I use the web interface, and it’s been problematic of late. The media input quit functioning for a while – the page closing down without inserting an image – but seems to be working again. The writing page however is abysmally slow to load or work. Nothing has changed at my end, so I guess WP ‘improved’ something. :p
I’ve noticed sometimes when I go to the “My sites” it takes a little longer to load the default page with stats etc. But once I’m in the editor it seems fine. Did you upgrade to the new interface with blocks a while back? I’m still on the old editor.
No I’m still using the old editor and web interface. I finally managed to finish the entry I was working on, but it hasn’t sped up any. I suspect they’ve ‘improved’ something which requires a browser update which hasn’t happened yet.
You wouldn’t have thought the WP interface was that complicated or needed anything fancy in your browser.
I literally just updated my OS yesterday as GooglePhotos was saying it wasnt supported any longer with my current OS.
So I upgraded from OS X 10.9 Mavericks to 10.11 El Capitan. I’m still four versions behind the latest, but on my 2008 model MacBook I’m delighted it still works so well.
I got one new post up, started working on another and … it failed to save. I don’t know what’s going on.
I use a Linux machine that is up-to-date, but I also have two old Windows laptops (7 & Vista!). My wife has Win 10, and it sucks completely. We could say that computer OS was the first place where “change because we can” started messing up technology. They consistently fail to fix mistakes or make any real improvements, but they do make changes often!
I agree Marc, computers are one of the worst culprits when it comes to planned obsolescence, and phones and tablets even worse!
Not quite the same, but this is why I’ve been enjoying my X-Pro. I like the sensor, it’s very simple to operate, even for an oldster like me, and I only have one lens for it, so I don’t have to make too many decisions. That said, it was a magical day here and I spent the day taking pictures at a huge reservoir up north with my Lubitel, and a huge tripod. Great fun.
Only one lens is a major secret to simplifying and boosting one’s enjoyment of photography! What format is the Lubitel, medium format?
Hi Dan, yes 120 roll film. I seem to have a “thing” for TLR cameras, but the Lubitel is really more like a toy camera.
Go where the joy is: yes, that’s the most satisfying way. I’m an accidental photographer. The iPhone’s constraints and brilliance and ubiquity have opened my eyes to visual oddities and beauty at my fingertips. I love my commonplace toy.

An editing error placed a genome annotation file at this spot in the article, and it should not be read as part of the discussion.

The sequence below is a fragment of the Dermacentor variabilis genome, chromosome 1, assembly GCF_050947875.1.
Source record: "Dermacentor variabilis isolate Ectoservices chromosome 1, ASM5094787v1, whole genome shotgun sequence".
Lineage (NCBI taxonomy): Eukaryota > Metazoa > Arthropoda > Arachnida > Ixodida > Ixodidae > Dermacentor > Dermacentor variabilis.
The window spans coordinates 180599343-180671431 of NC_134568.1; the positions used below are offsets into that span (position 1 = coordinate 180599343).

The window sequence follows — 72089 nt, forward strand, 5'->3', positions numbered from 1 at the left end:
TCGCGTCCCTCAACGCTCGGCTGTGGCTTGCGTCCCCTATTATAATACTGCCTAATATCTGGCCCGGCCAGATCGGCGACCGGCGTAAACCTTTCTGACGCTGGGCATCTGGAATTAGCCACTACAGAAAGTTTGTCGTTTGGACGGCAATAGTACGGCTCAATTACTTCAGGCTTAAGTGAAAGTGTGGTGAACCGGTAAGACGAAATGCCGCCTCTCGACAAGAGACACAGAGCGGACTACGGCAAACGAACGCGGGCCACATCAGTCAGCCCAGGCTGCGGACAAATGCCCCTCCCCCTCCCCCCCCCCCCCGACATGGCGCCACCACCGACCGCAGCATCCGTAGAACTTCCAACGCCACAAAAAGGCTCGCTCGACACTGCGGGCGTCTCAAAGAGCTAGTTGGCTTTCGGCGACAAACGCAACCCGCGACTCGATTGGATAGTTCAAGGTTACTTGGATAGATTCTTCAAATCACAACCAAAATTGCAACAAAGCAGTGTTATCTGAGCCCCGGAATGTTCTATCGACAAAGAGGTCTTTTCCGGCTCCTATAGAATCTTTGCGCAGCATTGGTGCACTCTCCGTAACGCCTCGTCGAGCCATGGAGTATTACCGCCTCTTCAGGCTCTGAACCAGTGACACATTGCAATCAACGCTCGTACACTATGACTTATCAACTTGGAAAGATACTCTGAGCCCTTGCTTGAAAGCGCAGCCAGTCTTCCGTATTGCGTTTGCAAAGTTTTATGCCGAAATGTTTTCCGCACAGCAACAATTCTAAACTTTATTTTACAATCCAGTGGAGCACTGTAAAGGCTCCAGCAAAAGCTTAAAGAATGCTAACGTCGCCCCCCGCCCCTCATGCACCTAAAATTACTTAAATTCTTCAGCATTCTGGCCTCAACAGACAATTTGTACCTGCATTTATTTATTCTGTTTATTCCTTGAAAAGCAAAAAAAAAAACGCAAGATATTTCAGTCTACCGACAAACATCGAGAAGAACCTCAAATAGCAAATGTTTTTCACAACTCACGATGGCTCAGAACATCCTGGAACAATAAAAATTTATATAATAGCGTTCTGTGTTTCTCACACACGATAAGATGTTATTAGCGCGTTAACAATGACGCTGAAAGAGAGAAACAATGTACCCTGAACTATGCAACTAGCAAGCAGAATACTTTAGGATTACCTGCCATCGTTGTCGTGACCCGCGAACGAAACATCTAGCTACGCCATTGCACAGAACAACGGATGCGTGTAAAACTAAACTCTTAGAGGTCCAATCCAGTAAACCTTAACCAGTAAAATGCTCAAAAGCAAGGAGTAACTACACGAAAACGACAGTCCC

Rachel, I really enjoy the way you write, very poetic. I have also found that carrying a camera opens my eyes to things I previously didn’t see…
Yes, having it right there is crucial, isn’t it. And a photo can be a sort of poem too 🙂
Well, that’s how I came to photography. Poetry was my main creative outlet for years, and I reached the point where I was almost exclusively writing haiku. Then it dawned on me that a haiku and a photograph were nearly identical on so many levels. So I started exploring photography more, as a more directly visual form of haiku.
That makes good sense to me. I teach haiku students that a haiku is a snapshot with a certain ambiguity…
I’m camping in the Lower Tier of New
York State right now. (I just found a cell signal.) I’ve almost finished the first roll of HP5 Plus in the Leica IIIg with another roll of the same film. So far I’ve only used the 50/2.8 Elmar lens. I’m setting the exposures using Sunny 16. That’s about as simple as it gets.
The few times I’ve used a camera Sunny 16 only have been beautifully simple, very liberating. In theory, I could stick my DSLR on manual mode and do the same. But it wouldn’t be the same as using a film camera with no electronics or batteries.
I have the predecessor to the K100D the Pentax *ist DS and it still takes very good photos at 6.1MP and it’s a joy to use.
Christopher, thanks for stopping by.
I’m almost positive that all of the 6MP Pentax DSLRs used the same sensor (a Sony one apparently), so your *ist DS will be very similar all round and virtually identical in the final image, except perhaps a slightly tweaked JPEG engine. I had a Samsung GX-1S before, which was a clone of a DS2, and the K100D is virtually identical.
Absolutely fantastic piece of article. I love the shot
Thanks Robert, glad you like the photo and the words.
You are welcome Dan